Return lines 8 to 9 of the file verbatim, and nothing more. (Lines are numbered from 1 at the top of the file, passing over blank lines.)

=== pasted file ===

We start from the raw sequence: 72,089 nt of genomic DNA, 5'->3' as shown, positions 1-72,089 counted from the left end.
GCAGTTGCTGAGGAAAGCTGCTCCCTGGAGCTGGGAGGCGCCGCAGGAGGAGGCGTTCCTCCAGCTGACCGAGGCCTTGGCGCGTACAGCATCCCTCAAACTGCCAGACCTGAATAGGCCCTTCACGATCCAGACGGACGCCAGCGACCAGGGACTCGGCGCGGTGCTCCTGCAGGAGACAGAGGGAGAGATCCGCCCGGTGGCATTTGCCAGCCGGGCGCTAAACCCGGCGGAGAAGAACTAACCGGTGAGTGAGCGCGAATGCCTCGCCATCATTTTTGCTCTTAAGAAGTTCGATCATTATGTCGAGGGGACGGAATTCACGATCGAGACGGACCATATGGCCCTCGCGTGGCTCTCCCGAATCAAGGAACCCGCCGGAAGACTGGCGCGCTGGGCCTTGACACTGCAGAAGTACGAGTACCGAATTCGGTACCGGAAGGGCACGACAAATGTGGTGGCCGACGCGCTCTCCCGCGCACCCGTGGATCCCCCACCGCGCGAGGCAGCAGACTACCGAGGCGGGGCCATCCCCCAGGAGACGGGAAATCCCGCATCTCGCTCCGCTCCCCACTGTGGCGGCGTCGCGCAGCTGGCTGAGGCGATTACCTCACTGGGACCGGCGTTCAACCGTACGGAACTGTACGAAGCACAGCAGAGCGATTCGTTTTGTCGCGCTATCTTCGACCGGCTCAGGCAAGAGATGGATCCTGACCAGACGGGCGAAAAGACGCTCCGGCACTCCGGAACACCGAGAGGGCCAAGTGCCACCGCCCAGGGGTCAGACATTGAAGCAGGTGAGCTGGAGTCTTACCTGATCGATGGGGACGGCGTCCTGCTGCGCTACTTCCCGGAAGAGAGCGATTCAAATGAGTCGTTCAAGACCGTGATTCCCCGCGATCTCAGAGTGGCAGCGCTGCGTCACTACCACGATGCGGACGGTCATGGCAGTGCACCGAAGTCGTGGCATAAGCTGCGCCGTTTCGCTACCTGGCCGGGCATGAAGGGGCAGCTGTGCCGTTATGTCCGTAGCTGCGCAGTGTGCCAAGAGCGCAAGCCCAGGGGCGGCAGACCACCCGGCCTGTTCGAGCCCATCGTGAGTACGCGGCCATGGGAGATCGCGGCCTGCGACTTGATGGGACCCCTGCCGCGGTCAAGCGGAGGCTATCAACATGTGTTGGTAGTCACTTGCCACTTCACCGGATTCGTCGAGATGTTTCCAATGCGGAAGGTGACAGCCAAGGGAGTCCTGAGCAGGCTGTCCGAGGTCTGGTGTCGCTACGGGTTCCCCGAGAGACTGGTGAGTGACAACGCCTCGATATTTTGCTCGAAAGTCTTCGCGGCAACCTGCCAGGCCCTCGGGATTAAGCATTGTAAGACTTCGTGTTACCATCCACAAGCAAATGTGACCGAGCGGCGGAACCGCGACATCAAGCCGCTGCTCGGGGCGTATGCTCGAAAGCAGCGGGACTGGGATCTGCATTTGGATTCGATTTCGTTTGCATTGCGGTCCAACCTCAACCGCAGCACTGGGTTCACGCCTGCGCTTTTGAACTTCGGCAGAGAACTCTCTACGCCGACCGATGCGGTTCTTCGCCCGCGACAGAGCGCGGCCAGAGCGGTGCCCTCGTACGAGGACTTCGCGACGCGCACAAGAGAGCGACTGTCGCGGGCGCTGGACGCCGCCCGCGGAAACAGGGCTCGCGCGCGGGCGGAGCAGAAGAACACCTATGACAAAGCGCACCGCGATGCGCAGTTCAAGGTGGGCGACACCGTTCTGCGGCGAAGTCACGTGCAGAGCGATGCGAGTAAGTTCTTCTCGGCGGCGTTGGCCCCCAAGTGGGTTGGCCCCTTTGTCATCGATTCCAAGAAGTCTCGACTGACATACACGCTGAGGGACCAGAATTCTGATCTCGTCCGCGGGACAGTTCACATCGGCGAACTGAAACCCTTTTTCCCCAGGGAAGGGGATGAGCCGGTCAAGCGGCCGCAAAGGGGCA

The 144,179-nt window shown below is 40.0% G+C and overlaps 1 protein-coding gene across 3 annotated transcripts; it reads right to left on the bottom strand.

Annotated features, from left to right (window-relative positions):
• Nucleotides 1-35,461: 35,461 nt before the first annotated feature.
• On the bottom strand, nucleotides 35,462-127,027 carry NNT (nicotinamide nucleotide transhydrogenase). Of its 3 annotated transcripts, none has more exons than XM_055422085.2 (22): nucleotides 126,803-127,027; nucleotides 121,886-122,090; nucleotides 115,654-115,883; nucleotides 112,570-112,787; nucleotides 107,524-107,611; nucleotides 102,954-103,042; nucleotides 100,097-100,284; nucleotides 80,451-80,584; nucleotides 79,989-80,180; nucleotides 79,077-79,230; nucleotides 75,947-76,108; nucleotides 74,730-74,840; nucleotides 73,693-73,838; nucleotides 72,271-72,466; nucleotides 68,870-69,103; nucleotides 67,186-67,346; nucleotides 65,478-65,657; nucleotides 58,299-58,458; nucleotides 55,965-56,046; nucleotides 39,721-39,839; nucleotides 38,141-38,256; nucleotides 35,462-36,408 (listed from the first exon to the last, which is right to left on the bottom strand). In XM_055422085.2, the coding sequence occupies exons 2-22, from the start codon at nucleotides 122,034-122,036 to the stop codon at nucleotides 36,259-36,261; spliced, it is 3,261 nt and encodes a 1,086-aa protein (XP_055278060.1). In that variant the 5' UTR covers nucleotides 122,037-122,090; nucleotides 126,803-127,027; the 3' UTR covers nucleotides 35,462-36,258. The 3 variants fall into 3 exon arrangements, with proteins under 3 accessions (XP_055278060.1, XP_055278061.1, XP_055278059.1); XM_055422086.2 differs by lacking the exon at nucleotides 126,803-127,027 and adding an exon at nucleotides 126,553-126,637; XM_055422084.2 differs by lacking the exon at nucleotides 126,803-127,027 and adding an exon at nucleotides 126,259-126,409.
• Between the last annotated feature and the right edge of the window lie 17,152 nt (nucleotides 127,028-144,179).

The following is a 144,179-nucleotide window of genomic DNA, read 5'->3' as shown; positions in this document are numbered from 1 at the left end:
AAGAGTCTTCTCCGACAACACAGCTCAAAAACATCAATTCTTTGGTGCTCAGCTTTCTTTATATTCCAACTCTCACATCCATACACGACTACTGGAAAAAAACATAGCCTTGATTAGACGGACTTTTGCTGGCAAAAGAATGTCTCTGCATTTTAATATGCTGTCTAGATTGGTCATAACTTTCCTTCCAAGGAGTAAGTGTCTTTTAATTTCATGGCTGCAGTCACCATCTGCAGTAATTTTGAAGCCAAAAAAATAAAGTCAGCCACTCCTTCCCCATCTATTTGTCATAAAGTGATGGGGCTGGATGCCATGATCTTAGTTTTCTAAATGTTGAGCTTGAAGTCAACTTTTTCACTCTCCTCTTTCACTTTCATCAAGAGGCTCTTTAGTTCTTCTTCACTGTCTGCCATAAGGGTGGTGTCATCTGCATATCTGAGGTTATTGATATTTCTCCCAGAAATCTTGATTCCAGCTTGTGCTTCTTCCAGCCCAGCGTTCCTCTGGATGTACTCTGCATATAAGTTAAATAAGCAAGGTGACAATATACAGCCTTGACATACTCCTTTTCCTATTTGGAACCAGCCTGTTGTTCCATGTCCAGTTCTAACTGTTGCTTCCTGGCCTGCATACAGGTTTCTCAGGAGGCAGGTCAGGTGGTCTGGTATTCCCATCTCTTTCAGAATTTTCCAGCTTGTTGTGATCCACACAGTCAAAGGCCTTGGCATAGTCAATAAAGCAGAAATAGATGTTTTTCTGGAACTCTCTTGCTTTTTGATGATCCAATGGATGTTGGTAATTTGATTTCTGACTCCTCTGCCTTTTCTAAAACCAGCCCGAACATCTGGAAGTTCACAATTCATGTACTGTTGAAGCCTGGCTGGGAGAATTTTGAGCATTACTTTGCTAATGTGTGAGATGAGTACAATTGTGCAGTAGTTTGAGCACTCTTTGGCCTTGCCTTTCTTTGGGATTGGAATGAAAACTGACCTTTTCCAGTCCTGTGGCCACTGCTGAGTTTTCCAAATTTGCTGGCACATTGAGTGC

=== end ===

The following is a 144,179-nucleotide window of genomic DNA, read 5'->3' as shown; positions in this document are numbered from 1 at the left end:
AAGAGTCTTCTCCGACAACACAGCTCAAAAACATCAATTCTTTGGTGCTCAGCTTTCTTTATATTCCAACTCTCACATCCATACACGACTACTGGAAAAAAACATAGCCTTGATTAGACGGACTTTTGCTGGCAAAAGAATGTCTCTGCATTTTAATATGCTGTCTAGATTGGTCATAACTTTCCTTCCAAGGAGTAAGTGTCTTTTAATTTCATGGCTGCAGTCACCATCTGCAGTAATTTTGAAGCCAAAAAAATAAAGTCAGCCACTCCTTCCCCATCTATTTGTCATAAAGTGATGGGGCTGGATGCCATGATCTTAGTTTTCTAAATGTTGAGCTTGAAGTCAACTTTTTCACTCTCCTCTTTCACTTTCATCAAGAGGCTCTTTAGTTCTTCTTCACTGTCTGCCATAAGGGTGGTGTCATCTGCATATCTGAGGTTATTGATATTTCTCCCAGAAATCTTGATTCCAGCTTGTGCTTCTTCCAGCCCAGCGTTCCTCTGGATGTACTCTGCATATAAGTTAAATAAGCAAGGTGACAATATACAGCCTTGACATACTCCTTTTCCTATTTGGAACCAGCCTGTTGTTCCATGTCCAGTTCTAACTGTTGCTTCCTGGCCTGCATACAGGTTTCTCAGGAGGCAGGTCAGGTGGTCTGGTATTCCCATCTCTTTCAGAATTTTCCAGCTTGTTGTGATCCACACAGTCAAAGGCCTTGGCATAGTCAATAAAGCAGAAATAGATGTTTTTCTGGAACTCTCTTGCTTTTTGATGATCCAATGGATGTTGGTAATTTGATTTCTGACTCCTCTGCCTTTTCTAAAACCAGCCCGAACATCTGGAAGTTCACAATTCATGTACTGTTGAAGCCTGGCTGGGAGAATTTTGAGCATTACTTTGCTAATGTGTGAGATGAGTACAATTGTGCAGTAGTTTGAGCACTCTTTGGCCTTGCCTTTCTTTGGGATTGGAATGAAAACTGACCTTTTCCAGTCCTGTGGCCACTGCTGAGTTTTCCAAATTTGCTGGCACATTGAGTGC